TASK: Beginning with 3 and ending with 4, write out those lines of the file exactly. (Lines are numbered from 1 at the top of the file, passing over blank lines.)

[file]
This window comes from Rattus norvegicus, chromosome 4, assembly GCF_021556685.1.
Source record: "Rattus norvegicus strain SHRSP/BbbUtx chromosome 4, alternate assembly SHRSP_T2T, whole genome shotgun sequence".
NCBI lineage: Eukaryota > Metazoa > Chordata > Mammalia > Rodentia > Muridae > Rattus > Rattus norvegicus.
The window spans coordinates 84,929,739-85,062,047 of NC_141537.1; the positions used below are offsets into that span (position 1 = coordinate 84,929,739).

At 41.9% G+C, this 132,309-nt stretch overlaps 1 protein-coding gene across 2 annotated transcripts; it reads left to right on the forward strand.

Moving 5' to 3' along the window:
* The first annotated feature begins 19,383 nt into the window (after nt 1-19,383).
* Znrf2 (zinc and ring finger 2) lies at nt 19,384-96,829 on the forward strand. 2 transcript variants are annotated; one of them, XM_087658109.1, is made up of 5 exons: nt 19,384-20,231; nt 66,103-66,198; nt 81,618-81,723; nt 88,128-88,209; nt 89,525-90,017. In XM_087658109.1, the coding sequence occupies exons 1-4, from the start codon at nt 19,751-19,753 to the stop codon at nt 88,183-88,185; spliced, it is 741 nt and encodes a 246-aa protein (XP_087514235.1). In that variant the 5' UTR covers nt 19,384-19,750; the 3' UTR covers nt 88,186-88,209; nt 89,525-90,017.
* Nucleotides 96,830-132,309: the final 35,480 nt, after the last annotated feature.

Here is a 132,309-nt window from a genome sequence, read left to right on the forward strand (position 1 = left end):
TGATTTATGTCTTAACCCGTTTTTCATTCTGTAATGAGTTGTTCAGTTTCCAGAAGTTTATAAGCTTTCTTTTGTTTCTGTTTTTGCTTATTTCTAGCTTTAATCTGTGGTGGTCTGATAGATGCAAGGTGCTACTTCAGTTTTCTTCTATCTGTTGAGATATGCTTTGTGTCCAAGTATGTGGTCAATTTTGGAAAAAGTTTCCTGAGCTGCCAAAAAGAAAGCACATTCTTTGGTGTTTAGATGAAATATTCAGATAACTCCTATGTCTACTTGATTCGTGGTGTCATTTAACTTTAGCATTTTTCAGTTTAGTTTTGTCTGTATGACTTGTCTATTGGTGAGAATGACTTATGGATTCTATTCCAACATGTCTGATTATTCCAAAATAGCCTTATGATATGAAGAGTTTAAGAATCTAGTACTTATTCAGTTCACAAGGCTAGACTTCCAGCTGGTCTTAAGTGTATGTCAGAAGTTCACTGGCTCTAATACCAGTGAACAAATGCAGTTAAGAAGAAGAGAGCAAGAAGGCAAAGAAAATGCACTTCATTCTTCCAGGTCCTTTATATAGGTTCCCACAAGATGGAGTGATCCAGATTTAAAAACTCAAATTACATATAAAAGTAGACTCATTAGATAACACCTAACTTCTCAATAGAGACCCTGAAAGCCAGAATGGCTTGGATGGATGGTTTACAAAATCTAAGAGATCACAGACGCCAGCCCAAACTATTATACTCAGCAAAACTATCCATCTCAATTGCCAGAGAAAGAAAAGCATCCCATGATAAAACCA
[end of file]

NCBI lineage: Eukaryota > Metazoa > Chordata > Mammalia > Rodentia > Muridae > Rattus > Rattus norvegicus.
The window spans coordinates 84,929,739-85,062,047 of NC_141537.1; the positions used below are offsets into that span (position 1 = coordinate 84,929,739).